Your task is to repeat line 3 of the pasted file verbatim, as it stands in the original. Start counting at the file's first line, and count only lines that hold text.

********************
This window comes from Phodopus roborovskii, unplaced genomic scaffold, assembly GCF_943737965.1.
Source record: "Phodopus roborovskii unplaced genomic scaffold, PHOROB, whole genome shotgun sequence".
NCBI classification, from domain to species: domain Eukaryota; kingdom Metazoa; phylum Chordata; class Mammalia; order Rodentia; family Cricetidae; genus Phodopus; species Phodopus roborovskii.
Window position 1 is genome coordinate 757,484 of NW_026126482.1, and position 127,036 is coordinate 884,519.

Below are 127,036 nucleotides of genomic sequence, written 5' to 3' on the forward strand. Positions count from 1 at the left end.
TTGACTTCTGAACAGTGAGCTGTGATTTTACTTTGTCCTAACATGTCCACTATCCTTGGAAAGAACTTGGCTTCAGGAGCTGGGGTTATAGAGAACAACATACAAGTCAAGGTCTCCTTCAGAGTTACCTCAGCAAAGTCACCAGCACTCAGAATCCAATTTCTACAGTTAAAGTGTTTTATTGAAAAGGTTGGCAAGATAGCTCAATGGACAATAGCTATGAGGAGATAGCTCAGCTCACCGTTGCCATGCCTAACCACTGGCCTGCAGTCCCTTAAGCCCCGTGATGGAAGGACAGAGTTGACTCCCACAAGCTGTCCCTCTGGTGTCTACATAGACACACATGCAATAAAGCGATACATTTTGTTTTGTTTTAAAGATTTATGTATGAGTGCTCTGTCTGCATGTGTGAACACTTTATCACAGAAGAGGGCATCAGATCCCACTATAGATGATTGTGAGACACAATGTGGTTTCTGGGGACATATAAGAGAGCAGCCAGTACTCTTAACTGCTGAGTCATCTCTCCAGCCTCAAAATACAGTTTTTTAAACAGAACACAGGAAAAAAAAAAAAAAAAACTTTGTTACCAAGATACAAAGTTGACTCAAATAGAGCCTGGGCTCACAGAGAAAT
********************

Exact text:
NCBI classification, from domain to species: domain Eukaryota; kingdom Metazoa; phylum Chordata; class Mammalia; order Rodentia; family Cricetidae; genus Phodopus; species Phodopus roborovskii.